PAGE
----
I suppose the poor ostrich doesn’t get the respect it deserves. We often use it as an allegory for refusing to see what is around us, but the African bird has survived through eons and in fact is acutely aware of its surroundings. Ostriches would certainly not bury their heads in the sand if a predator is anywhere nearby.
Nevertheless, there are times when we choose to fail to see problems right in front of us, or (more challenging) industry trends that require new perspectives and approaches. Sometimes we have the answer and miss it. Consider, for example, Kodak’s early innovations in digital cameras — to be knocked off by new technology (and these digital camera makers are now facing extinction, as well, as the cellphone replaces the stand-alone camera.)
Media businesses and publishers also have these challenges. The Internet has broadened the scope and diversity of journalistic expression, but also torn away the economic foundations of many conventional publishers. We need to be resourceful to survive; enhancing our relationship qualities as we focus on delivering a diversified underlying value proposition to clients.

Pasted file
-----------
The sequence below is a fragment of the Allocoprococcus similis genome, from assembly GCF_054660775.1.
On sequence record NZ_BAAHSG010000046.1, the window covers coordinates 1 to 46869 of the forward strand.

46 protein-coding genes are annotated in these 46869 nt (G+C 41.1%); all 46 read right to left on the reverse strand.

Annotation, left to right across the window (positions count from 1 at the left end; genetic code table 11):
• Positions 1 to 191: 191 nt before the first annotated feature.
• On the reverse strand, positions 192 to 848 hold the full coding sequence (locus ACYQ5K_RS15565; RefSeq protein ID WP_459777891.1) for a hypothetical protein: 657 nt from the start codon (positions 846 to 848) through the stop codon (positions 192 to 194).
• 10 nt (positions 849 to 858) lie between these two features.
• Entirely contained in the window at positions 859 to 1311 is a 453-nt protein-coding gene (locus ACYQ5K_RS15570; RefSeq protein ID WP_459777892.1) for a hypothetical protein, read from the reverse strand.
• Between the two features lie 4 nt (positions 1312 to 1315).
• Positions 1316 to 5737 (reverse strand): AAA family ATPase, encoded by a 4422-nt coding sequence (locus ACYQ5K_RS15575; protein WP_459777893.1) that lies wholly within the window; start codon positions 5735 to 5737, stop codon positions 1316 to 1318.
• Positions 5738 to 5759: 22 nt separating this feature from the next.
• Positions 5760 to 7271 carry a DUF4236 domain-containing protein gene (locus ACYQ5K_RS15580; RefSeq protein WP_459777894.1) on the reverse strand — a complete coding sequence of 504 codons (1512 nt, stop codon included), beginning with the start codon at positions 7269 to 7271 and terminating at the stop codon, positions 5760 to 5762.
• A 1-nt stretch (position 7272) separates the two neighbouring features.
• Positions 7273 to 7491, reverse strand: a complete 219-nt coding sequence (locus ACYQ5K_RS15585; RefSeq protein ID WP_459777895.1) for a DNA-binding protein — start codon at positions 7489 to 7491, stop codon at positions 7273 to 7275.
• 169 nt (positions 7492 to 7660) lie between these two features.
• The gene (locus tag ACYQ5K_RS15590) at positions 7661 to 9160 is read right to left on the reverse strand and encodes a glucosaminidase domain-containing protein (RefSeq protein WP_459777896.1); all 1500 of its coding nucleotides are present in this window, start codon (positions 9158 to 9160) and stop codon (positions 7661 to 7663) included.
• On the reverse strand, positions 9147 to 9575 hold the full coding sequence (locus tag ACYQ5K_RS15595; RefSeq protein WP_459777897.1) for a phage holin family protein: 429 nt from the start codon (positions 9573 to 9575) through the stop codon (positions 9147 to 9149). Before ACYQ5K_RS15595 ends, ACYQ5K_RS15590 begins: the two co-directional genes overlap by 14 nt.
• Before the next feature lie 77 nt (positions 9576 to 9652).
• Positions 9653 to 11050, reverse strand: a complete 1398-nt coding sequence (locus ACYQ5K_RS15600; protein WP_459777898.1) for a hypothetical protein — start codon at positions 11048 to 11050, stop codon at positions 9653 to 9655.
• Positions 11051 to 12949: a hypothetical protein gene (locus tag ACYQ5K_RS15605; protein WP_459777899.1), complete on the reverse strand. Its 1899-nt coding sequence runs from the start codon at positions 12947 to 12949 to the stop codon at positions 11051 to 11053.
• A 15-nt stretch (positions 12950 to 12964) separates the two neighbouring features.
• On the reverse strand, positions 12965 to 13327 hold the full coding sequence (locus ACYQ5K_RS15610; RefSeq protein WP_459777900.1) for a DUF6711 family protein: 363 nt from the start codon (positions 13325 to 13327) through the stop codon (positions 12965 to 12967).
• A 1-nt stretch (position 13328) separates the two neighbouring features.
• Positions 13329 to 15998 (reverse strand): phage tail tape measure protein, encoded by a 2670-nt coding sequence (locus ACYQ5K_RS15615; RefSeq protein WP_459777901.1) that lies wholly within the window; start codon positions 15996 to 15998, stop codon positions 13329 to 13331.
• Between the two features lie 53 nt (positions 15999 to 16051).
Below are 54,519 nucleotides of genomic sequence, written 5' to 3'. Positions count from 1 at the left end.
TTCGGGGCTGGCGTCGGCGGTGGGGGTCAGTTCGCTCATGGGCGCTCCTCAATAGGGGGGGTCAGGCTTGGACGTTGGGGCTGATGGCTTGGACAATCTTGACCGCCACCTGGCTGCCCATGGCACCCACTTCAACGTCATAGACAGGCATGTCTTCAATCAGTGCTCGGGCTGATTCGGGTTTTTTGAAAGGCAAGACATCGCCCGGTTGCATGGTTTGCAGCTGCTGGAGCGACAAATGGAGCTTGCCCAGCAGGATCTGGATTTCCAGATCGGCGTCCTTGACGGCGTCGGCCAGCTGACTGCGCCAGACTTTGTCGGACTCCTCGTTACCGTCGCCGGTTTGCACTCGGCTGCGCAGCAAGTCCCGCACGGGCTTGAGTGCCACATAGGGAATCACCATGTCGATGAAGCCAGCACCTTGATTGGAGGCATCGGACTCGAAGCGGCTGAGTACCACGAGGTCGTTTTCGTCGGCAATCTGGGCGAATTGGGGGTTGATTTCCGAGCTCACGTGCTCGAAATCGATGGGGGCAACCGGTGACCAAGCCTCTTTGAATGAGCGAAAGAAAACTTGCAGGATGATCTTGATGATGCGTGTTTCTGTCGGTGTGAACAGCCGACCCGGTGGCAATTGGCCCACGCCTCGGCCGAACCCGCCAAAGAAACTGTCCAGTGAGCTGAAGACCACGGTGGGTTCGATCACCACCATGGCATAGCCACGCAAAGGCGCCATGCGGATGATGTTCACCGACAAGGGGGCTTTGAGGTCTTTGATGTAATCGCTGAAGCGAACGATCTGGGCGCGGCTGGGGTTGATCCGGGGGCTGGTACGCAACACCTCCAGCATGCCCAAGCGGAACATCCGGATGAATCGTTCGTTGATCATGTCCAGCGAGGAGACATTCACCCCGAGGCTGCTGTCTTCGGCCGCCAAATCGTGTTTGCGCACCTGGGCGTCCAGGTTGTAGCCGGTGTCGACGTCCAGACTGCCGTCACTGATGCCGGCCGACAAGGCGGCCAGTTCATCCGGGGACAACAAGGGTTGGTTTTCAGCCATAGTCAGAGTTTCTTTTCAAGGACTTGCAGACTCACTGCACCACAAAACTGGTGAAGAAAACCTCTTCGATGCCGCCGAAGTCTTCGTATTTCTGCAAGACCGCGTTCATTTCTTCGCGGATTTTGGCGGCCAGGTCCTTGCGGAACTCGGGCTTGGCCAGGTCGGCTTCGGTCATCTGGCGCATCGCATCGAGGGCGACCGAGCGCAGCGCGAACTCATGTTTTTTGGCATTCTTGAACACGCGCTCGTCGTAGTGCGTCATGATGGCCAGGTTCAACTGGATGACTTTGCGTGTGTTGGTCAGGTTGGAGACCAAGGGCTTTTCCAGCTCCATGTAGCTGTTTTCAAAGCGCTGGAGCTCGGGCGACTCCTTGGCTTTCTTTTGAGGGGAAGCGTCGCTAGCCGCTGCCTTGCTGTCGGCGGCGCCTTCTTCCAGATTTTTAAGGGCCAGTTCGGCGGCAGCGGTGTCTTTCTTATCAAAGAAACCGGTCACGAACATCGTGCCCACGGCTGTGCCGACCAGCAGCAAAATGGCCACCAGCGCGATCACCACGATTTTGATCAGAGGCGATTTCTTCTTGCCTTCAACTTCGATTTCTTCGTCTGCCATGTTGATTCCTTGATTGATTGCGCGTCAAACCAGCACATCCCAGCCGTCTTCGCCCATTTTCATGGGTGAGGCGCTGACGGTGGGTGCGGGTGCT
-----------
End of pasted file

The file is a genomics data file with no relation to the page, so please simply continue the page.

Architectural, engineering and construction practices also will likely see revolutions in the near future. I’m not sure if the concept of “printing a building” will ultimately be viable, but am confident that the concrete industry is hopeful it will be successful. See this fascinating video from the University of California about robotic construction, or Contour Crafting.
Meanwhile, those big African birds, though threatened like many other species, have adapted to their environment. ?We can certainly “bury our heads in the sand” if we are digging out some food — but let us be aware (to stretch the allegory perhaps too far) about the shifting sands around us. ?Change is happening.